Inside Arnara’s head it was a torrent of thought and emotions. The presence in her mind was impossible to ignore; it railed in rage against a name they had heard in Omu; Acererak. It hated them, for sealing Obo’laka away in a prison. But this gave Arnara an important piece of information; it wasn’t the only one sealed in the tomb. All the others were trapped here, bound to objects scattered in the depths. So, what Arnara was facing now, was likely to be faced again by another in their group. She had to learn how to deal with Obo’laka.
But it wasn’t going to be easy.
“We must find others! Not I’jin though! Others! Others! All the Others!” Obo’laka’s thoughts rang throughout Arnara’s head.
“Stop shouting!” Arnara pleaded, trying to order the cacophony that swirled in her mind.
“We cannot rest here! Not safe. RISKY. Must go must go. But slow slow safe safe.”
“I need to recover as do others we—” Arnara tried to reason with the noise in her head.
“Not SAFE! Many traps. Many things. Acererak dangerous. Killed me once! No risk worth dying again.” Obo’laka ranted.
Arnara tried to clear her mind, and put her hands to her head, in an attempt to suppress the headache.
“Obo’laka! Stop! I need my friend’s he—”
“Send them first! Let them find the traps. If they die, we will live!” Obo’laka driveled on. “We must not die. No risk risk risk. Not safe safe safe. Must stay that way! No danger no risk no danger no ris---”
“Acererak will pay pay pay. No death again. No tomb. No sleepless slumber. No no no no—”
“—Obo’laka, I nee—”
“Bad bad bad Acererak. Almost as bad as I’jin. I’jin bad bad bad. No help no help no help. Let them suffer and sleepless slumber…ber…ber”
“Stop it ple---”
“—I’jin bad. Acererak bad. Tomb bad. Traps traps traps. Others can find traps. Must be safe safe safe safe.”
Arnara gritted her teeth in pain, and she clutched her hands to her head and grunted. Before shouting in her mind:
For a moment, the storm quieted down, the dull roar fading to more of a whispering breeze. It stayed this way for a while as Arnara slowly took in breathes to calm herself and waited. Finally, there came more motes of thought, but far quieter and more tentative.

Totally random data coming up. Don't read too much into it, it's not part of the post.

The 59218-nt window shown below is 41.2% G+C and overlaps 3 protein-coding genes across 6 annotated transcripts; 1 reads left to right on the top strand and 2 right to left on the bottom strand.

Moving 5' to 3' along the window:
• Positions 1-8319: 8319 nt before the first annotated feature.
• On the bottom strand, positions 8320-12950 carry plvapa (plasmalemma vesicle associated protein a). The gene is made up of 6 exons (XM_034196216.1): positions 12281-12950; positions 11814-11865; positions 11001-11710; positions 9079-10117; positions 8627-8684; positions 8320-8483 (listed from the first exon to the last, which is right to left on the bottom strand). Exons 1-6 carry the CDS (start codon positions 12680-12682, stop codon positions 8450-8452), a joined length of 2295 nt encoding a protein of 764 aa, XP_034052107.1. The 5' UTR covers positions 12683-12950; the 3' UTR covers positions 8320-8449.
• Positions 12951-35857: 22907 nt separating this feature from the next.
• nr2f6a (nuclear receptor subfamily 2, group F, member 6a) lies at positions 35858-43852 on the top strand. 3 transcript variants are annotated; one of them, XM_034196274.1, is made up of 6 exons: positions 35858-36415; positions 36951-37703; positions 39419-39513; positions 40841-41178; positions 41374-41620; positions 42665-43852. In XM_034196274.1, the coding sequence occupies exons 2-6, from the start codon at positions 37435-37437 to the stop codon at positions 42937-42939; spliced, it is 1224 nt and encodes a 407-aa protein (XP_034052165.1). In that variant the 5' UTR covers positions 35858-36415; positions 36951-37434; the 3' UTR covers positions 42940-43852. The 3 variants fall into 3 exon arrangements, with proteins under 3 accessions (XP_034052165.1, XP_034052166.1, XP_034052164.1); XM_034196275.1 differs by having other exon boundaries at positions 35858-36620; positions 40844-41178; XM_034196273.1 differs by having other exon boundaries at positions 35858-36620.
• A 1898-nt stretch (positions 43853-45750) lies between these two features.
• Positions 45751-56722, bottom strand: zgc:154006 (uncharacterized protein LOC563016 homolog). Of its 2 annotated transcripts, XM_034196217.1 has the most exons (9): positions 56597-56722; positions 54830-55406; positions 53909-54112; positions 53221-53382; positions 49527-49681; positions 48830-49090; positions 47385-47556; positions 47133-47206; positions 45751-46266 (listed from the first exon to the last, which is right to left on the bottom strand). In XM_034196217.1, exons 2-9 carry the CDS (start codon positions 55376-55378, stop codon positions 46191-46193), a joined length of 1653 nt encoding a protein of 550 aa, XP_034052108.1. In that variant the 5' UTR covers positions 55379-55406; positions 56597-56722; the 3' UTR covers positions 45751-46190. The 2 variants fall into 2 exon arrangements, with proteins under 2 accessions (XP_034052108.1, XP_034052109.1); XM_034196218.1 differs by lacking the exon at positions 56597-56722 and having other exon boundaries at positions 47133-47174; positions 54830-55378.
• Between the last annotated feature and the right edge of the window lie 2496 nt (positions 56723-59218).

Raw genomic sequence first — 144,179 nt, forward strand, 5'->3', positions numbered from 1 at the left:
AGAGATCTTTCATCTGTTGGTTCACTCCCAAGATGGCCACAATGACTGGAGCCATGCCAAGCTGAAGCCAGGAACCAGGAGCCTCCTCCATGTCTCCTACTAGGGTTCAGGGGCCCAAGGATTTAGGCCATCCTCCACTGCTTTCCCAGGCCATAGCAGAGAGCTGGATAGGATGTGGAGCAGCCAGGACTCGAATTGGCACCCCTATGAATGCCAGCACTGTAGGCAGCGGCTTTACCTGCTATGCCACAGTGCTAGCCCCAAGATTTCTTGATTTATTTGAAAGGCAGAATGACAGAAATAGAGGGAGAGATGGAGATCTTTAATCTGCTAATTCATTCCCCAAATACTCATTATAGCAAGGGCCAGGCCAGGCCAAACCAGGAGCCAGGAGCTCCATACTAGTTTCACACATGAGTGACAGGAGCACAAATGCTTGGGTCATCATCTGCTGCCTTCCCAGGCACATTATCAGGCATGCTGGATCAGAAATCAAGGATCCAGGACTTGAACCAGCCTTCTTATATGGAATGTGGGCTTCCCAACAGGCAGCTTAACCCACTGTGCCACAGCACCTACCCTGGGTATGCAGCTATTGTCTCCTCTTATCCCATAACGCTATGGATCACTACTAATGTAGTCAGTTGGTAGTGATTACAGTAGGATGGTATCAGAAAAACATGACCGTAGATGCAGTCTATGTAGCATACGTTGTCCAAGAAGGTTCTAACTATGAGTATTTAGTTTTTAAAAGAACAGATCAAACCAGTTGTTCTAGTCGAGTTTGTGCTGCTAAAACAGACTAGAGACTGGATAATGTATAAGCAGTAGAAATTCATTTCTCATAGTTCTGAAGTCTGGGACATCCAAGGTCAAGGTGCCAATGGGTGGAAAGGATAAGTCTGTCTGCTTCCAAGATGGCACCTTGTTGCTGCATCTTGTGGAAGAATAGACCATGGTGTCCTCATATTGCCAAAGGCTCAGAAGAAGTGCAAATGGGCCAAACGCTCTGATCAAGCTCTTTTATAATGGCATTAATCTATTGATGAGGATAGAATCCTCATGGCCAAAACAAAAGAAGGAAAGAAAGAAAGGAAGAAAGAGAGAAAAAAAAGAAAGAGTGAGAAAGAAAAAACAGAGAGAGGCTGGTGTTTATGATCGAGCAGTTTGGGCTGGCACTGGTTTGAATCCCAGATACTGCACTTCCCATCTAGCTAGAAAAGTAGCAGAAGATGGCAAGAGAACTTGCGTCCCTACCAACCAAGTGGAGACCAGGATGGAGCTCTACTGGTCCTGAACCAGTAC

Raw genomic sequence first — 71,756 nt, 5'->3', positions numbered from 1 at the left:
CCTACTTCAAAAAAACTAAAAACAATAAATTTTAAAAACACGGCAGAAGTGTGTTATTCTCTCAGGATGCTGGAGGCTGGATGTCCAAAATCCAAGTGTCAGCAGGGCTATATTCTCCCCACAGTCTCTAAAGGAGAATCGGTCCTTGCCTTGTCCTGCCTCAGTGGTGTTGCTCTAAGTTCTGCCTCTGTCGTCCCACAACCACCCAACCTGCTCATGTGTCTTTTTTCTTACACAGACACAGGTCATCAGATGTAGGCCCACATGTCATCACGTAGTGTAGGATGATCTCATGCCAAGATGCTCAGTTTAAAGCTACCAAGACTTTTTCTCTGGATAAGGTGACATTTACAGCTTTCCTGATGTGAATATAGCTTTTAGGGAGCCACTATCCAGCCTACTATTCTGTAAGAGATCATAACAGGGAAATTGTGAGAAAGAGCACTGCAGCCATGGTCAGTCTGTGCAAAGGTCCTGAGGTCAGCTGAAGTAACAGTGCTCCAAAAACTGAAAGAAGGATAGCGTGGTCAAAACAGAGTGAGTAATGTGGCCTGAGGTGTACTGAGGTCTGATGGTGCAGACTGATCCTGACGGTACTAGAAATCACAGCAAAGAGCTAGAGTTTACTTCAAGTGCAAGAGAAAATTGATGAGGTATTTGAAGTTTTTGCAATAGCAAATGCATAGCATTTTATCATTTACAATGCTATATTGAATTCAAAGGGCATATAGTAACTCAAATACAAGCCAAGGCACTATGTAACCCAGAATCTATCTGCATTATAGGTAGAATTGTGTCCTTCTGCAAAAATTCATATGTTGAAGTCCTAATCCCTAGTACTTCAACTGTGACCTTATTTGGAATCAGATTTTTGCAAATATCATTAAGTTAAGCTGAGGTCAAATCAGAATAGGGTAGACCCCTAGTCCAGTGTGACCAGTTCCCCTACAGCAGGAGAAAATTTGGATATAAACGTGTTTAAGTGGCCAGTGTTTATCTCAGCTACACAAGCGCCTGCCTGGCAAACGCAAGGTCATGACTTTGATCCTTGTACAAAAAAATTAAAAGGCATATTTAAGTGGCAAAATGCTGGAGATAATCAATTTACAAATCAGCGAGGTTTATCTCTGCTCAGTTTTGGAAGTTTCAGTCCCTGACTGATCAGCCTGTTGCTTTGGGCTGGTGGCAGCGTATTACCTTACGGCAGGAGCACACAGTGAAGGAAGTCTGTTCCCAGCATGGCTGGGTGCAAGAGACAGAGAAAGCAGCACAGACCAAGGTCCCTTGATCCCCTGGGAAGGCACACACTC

“Oh. Sorry. Long, long time.”
“I have to help my friends, there will be risk—”
“No no No NONORISK!” the voice became agitated and the storm began to build again.
“Quiet!” Arnara shouted again, and the storm faded somewhat. “Acererak isn’t safe. The tomb isn’t safe. WE aren’t safe. We need to work together to do beat him. I’ll keep myself and you safe. But you need to…quiet down. Let me think. Let me keep us safe!”
“Try try try try…”
“That’s a bunch of naughty word!” Rafelor spat. “That ring comes off. NOW!” and Rafelor stood and moved towards Arnara. She didn’t respond to his approach; her head still shook with tremors. He knelt and pulled from her knees her left arm, and gripped the wrist tightly, as he tried to pull away the ancient ring now encircling her finger. As he tried, the elf suddenly stood with a scared look in her eyes and spoke in a quick nervous voice, “NononoNO Risky risky risky! You no take it!” and she stood and spun forcing Rafelor’s arm behind him, as she pushed his wrist upwards along his spine. She then drew her rapier with her right hand and thrusted the blade towards Rafelor’s exposed back.
Rafelor shut his eyes tightly, waiting to feel the flames from the blade to skewer and roast his heart. But then he heard the blade clatter to the ground and his arm was suddenly freed, as Arnara spoke, sounding like herself again.
“No. No. He isn’t a risk…he’s…he’s…he’s a friend.” He then heard her step away and he opened his eyes and turned to look at the elf.
Her face looked tired, and her eyes were half opened. She backed up and leaned against a wall for support and gave a deep sigh, as she bowed her head. “I’m sorry about that Rafelor. It shouldn’t…happen again.” She took a deep breath and then bent over slowly and retrieved her blade and returned it to its sheath. She looked very fatigued now, but she turned to look at Shalai and said;
“I do not like this…but I think I understand you and Lai…a little.”
The party stood at the top of the stairs looking down with trepidation. The puzzle the Lich had presented was nothing short of a gauntlet hidden behind the carved facades of wardrobe. Each one a taste of a faraway plane and each providing a surprise. But this wasn’t clear at first to Arnara, until a door summoned back a slain foe, Old Yarrick. In the distance of the plane beyond, was a crimson sky, with an iron cube, hanging like a baleful moon in the distance. On then did she piece together a story Myrai told her. A place where the spirits of Gruumush’s and Maglubyiet’s followers fought each other in eternal combat on the plane of Acheron. A plane of iron cubes colliding with each other, allowing enteral war to spread from place to place.